Khat, a green, leafy shrub that can be chewed to unlock a stimulant effect, is typically used in southern Arabia and Eastern Africa, according to the U.S. Drug Enforcement Agency. 

But U.S. Customs and Border Protection officers last month uncovered 112 pounds of the plant here in Philadelphia, authorities said Wednesday. And in America, khat is classified as a schedule 1 narcotic - the most restrictive category used by the DEA.

Investigators on Nov. 26 seized three international air parcels containing khat that arrived on a flight from Austria and ended up at an express mail facility near the Philadelphia International Airport.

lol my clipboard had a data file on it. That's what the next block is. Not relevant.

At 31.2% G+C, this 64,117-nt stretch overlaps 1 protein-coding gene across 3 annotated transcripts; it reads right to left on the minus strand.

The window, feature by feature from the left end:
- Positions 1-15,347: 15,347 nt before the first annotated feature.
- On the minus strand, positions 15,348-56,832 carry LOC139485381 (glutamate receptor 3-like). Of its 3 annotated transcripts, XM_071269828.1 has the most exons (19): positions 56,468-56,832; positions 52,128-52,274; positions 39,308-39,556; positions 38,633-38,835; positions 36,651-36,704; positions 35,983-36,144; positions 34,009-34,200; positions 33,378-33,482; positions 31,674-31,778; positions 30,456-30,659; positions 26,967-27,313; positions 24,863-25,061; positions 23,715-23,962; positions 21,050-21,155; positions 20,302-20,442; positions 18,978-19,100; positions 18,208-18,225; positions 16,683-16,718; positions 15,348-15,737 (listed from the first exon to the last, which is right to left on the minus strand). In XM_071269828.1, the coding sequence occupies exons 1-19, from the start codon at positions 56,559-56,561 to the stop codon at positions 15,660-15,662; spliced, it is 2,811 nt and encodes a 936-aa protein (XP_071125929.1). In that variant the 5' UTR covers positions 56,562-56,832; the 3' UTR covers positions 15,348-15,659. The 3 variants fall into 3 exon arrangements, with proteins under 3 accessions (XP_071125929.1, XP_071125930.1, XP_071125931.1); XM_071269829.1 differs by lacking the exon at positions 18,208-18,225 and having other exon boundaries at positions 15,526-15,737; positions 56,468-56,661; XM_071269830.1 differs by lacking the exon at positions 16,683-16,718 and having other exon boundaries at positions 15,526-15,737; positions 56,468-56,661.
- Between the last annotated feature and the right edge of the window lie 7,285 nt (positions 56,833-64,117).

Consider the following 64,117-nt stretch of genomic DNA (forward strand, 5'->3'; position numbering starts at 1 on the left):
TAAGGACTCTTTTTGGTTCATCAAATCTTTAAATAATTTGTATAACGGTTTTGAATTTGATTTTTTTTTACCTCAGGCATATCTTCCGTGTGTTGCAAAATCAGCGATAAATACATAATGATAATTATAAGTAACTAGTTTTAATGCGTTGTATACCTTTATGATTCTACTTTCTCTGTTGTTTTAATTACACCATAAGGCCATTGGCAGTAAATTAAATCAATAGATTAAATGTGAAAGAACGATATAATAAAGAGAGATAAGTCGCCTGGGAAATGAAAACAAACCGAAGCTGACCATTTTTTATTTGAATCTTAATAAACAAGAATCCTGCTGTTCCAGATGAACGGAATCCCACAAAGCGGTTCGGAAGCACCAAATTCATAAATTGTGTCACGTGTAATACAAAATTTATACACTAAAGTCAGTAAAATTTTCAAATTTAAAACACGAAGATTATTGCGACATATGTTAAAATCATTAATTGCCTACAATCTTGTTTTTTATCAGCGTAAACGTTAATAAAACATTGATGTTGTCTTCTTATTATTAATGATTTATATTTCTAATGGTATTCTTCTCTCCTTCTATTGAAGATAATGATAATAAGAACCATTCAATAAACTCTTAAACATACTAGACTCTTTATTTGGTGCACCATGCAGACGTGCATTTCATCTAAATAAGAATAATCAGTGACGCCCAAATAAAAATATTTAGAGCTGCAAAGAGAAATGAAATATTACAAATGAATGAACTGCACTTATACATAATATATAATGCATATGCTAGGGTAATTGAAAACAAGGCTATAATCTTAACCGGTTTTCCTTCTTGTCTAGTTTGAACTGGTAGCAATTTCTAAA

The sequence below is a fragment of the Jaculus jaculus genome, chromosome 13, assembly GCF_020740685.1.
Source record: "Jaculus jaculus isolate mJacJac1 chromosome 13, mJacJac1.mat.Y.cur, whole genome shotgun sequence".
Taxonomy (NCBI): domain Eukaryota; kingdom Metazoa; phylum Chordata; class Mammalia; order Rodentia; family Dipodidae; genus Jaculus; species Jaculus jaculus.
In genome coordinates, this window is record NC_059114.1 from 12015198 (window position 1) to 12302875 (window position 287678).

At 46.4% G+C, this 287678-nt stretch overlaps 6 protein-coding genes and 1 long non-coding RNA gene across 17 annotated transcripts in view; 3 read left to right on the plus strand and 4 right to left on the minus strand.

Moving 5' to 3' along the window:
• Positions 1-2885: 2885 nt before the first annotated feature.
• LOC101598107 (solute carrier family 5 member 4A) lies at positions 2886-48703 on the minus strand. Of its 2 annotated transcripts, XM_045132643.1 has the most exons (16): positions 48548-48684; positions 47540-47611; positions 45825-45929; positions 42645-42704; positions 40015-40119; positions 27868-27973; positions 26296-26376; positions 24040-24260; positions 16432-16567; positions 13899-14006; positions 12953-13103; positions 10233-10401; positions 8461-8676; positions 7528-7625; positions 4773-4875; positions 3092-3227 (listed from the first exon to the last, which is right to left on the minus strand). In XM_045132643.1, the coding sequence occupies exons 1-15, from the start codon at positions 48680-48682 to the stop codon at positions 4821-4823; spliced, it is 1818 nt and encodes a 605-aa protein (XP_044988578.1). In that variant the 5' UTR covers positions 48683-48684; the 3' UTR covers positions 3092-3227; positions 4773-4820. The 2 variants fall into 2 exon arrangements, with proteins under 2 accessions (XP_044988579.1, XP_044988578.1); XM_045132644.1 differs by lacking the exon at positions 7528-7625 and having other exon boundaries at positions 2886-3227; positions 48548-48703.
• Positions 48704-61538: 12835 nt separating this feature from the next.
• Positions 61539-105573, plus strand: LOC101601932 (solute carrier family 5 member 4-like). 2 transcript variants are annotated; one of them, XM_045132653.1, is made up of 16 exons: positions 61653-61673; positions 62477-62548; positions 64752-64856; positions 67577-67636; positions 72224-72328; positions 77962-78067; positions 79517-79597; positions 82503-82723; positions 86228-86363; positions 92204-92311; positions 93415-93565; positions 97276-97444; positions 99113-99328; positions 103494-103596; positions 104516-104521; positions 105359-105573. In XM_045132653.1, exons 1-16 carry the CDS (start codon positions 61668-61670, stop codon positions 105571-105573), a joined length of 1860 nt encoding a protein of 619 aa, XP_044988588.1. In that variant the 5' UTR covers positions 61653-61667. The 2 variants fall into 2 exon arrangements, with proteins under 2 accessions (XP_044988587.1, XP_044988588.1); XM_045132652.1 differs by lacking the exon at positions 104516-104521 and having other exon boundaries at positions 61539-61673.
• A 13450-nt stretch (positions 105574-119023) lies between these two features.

Officials said the packages all appeared to be either uncut cloth rolls or corrugated paperboard rolls. Two parcels, one containing about 54 pounds of khat and the second about 30 pounds, were destined for Connecticut. The third parcel, which weighed about 28 pounds, was slated to go to Illinois.

Altogether, the seized khat has an estimated street value of about $33,600, according to authorities.

"Khat remains an illegal substance in the United States and as such, Customs and Border Protection officers remain vigilant to intercept khat and other illicit and dangerous drugs at our nation's international ports of entry," acting CBP port director for the Port of Philadelphia Tarance Drafts said in a statement.